Can a Traumatic Brain Injury Lead to Hearing or Vision Loss?

A traumatic brain injury (TBI) is one of the most severe injuries that can occur to an accident victim. These brain injuries often develop when a person’s head hits an object, such as the windshield or headrest in a vehicle during a car accident, or a hard surface in a slip and fall accident. Injuries to the brain can physically limit a person’s ability to do different things that once came naturally, such as using the hands to eat or get dressed and using the legs to walk, run, or dance. These physical limitations may even include hearing loss and vision loss.

Will vision loss occur?

Not everyone with a traumatic brain injury will experience vision loss, but that does not mean that it won’t happen. Because a traumatic injury to the brain can cause neurological damage, it can affect a person’s ability to speak, process thoughts, or even see. Some people with TBIs will experience blurred vision. They may have a difficult time seeing what is in front of them, making it difficult to read, watch television, or even see the road while driving. Some people will lose their vision altogether because of the severity of traumatic brain injuries.

Will hearing loss occur?

Unfortunately, traumatic brain injuries can lead to issues with the ears that can eventually cause permanent hearing loss. The reason these injuries can lead to hearing loss is that there is often damage to the nerve cells. The damage is usually not reversable. Some people who sustain TBIs will experience auditory issues, making it difficult to understand conversations. In some cases, the use of hearing aids can assist an individual with a lack of hearing from a traumatic brain injury. However, in more severe cases, the damage may be permanent, leaving the injured individual with profound hearing loss.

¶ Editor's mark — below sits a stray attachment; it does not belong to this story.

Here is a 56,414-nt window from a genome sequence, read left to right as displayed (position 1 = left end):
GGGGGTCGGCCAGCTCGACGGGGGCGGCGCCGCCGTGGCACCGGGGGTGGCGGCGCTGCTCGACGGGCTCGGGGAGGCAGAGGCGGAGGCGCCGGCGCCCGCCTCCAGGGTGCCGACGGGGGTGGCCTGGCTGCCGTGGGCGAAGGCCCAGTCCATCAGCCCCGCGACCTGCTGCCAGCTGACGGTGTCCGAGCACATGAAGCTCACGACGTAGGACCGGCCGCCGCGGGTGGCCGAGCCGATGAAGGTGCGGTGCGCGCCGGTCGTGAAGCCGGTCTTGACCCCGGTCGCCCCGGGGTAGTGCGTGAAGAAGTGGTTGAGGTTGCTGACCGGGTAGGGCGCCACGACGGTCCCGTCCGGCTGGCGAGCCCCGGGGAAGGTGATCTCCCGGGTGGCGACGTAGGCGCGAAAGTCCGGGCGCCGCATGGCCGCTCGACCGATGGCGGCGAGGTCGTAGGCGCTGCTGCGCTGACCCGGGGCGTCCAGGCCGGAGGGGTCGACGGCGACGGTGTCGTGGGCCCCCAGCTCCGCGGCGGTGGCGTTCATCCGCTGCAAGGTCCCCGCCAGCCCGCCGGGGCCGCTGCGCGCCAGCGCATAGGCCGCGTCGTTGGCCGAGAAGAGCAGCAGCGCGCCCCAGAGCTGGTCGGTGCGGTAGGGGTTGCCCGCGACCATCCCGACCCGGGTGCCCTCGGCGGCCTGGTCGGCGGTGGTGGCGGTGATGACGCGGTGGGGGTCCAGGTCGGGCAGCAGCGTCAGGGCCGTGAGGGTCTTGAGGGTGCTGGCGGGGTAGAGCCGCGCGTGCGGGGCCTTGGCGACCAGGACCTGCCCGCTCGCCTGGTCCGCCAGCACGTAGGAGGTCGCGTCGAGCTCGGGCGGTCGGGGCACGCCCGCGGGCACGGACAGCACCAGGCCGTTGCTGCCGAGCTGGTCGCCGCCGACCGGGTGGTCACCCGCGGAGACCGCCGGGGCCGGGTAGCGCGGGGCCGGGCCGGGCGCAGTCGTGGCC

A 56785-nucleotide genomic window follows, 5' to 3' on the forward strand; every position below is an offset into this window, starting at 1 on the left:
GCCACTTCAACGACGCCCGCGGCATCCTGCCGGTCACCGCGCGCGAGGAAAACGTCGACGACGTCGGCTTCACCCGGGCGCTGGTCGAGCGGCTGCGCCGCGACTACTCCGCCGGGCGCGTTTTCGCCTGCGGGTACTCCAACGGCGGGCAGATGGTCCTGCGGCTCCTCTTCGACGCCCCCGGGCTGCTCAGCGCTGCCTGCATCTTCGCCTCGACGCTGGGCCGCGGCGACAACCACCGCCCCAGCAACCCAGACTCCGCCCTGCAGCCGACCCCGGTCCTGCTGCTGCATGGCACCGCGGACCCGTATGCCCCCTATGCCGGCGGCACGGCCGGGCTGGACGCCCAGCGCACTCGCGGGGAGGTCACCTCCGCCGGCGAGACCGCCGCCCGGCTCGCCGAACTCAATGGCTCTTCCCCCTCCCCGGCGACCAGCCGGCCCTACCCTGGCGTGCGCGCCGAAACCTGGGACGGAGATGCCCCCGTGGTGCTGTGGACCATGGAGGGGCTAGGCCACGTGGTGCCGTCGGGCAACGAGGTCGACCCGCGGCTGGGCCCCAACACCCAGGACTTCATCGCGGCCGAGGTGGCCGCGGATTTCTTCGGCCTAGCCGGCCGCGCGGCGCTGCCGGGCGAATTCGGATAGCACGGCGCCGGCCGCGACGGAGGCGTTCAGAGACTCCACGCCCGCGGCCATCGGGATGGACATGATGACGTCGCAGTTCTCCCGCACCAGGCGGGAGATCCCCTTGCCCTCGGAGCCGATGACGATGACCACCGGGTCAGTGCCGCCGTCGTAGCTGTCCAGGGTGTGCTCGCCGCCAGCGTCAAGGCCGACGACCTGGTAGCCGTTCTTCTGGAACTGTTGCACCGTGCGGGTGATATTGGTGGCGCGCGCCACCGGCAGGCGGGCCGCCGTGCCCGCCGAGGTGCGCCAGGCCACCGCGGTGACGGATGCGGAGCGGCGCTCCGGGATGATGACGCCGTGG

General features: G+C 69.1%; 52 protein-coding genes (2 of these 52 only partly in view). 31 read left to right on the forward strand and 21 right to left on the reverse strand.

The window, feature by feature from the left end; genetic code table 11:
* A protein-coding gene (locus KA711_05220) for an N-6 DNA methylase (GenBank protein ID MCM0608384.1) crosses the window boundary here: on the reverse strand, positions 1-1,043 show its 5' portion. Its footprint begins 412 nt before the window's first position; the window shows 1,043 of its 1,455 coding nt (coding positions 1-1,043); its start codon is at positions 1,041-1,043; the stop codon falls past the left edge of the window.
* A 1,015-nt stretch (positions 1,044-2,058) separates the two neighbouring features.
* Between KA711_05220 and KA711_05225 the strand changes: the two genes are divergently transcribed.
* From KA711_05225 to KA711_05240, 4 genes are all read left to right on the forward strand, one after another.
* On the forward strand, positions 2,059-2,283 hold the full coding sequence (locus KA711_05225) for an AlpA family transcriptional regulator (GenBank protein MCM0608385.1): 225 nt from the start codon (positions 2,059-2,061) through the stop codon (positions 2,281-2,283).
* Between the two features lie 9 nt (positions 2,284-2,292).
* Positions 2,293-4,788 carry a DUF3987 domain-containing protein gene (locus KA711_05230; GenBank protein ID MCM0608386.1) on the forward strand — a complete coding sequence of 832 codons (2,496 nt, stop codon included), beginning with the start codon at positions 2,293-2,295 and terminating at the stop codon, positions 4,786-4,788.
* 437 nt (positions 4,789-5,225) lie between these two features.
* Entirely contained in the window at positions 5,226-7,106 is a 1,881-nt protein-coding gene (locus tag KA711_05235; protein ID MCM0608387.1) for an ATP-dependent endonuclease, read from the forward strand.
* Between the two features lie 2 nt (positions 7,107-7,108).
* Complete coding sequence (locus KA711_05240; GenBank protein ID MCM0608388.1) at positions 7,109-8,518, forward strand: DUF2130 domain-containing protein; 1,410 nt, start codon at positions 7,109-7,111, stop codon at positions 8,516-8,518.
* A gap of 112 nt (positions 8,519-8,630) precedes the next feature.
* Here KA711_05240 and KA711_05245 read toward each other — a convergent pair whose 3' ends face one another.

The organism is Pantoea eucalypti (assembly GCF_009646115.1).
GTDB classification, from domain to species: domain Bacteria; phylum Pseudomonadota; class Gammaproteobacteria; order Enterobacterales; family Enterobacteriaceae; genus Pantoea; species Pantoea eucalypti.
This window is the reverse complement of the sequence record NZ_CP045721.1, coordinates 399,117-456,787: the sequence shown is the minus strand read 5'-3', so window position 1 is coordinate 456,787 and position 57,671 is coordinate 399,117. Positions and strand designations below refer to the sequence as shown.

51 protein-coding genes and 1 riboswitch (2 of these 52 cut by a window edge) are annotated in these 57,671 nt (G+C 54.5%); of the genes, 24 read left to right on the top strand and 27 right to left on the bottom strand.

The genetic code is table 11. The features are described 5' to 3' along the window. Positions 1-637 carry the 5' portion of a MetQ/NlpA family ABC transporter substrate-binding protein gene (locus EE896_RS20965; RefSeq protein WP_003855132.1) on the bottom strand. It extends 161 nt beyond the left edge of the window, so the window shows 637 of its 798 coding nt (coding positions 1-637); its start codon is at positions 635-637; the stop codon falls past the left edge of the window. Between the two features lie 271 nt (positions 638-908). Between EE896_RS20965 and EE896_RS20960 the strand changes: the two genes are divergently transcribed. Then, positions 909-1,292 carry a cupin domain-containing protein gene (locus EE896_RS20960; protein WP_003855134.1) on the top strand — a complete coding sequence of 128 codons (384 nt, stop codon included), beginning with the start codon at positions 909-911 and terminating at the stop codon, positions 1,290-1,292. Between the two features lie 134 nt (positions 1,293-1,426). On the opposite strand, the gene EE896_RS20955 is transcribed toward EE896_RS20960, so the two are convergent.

Both vision loss and hearing loss can occur when a person suffers a traumatic brain injury. Some of the other things that can happen as a result of these types of severe injuries include chronic dizziness, a constant state of confusion, inability to remember things, and slurred speech. These are only a few of the symptoms associated with TBIs. The exact symptoms that a person will experience varies based on the extent of the brain injury and the circumstances under which it occurred.

A traumatic brain injury is the kind of injury that can negatively affect you for the rest of your life. If your injury is the result of someone else’s negligence, you need an attorney. Cunningham & Mears works with victims in Oklahoma City and throughout the state. If you wish to consult with us about your injuries and the accident, call us today at 405-232-1212 or send us your information via our contact form.